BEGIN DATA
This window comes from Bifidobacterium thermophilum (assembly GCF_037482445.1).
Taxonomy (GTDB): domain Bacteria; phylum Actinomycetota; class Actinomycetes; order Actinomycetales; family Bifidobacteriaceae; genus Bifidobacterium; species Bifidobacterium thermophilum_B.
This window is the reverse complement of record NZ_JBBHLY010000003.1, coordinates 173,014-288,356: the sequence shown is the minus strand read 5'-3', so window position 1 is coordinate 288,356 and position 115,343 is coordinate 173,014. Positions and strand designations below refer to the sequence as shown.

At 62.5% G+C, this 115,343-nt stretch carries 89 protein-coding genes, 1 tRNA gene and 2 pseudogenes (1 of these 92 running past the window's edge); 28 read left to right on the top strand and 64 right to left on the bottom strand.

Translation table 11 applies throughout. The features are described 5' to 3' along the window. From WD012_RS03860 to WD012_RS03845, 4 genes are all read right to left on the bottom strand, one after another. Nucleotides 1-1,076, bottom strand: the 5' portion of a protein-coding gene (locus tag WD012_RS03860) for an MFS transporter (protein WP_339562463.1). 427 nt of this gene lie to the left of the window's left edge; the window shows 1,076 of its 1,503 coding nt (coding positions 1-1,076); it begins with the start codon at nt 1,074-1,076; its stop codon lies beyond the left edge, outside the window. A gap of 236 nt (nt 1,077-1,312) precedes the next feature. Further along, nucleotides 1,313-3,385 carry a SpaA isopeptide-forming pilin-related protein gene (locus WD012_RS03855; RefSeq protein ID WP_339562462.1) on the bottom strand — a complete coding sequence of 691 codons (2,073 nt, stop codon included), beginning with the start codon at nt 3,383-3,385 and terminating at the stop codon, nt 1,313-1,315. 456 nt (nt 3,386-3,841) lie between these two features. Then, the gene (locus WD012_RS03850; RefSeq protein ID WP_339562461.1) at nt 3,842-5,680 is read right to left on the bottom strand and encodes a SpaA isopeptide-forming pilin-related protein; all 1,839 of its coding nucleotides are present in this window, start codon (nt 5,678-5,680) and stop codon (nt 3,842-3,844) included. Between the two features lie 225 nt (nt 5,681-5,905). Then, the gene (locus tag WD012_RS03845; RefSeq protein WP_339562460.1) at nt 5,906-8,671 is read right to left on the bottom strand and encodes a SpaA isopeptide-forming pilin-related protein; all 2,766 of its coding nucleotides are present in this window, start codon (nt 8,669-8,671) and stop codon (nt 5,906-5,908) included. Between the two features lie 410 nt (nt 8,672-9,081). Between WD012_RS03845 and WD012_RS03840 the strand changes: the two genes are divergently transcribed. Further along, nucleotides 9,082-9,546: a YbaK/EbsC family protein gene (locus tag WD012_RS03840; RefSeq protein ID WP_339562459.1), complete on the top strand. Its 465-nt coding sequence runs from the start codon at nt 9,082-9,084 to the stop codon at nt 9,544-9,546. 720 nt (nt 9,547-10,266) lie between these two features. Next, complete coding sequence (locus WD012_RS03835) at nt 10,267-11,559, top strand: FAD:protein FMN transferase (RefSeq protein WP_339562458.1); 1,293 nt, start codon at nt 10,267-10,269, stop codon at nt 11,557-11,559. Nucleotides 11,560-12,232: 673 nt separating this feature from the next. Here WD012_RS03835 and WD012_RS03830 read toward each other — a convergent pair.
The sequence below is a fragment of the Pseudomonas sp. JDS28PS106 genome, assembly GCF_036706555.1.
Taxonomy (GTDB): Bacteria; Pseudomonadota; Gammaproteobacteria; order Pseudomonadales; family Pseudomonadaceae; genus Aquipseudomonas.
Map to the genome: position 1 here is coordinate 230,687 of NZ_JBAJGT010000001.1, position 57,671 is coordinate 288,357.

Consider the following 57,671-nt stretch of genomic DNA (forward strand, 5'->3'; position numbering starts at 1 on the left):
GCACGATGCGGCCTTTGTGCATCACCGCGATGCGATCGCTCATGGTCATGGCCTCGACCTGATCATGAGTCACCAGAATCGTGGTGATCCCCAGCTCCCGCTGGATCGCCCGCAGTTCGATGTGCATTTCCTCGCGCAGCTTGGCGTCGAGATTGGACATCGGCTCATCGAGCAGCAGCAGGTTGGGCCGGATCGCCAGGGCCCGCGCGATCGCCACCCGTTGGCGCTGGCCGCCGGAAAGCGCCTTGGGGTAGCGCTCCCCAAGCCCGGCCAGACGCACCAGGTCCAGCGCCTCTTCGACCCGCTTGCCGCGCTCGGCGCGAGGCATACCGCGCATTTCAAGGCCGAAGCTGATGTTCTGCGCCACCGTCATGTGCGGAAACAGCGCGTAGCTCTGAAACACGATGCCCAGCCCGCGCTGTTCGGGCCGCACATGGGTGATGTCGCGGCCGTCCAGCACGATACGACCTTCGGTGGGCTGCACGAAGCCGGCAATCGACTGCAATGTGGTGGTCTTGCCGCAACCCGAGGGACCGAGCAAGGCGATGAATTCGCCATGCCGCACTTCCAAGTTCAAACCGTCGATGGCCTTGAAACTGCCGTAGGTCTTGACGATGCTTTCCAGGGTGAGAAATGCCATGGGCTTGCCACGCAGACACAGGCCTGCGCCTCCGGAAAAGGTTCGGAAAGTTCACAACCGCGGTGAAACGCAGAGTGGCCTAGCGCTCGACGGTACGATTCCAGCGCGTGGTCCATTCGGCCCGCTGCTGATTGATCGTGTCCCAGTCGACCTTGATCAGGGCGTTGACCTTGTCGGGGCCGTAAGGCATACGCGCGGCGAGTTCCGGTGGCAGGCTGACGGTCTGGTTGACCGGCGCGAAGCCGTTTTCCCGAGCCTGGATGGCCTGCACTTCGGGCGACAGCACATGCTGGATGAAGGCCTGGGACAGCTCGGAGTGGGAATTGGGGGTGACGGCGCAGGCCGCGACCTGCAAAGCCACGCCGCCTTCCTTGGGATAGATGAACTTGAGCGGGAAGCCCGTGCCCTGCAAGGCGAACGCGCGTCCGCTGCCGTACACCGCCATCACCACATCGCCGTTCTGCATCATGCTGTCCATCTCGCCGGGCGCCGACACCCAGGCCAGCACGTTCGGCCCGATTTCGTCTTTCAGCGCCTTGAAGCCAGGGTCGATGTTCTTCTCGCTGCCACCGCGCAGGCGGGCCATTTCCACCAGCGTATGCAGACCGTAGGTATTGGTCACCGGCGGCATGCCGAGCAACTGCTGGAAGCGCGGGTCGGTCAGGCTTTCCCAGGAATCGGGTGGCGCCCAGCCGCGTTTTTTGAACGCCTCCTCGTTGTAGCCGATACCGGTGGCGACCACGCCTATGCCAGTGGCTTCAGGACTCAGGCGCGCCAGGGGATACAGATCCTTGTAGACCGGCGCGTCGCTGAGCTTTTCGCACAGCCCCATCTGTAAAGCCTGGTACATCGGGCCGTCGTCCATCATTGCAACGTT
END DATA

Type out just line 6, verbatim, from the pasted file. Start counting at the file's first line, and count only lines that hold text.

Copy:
The sequence below is a fragment of the Pseudomonas sp. JDS28PS106 genome, assembly GCF_036706555.1.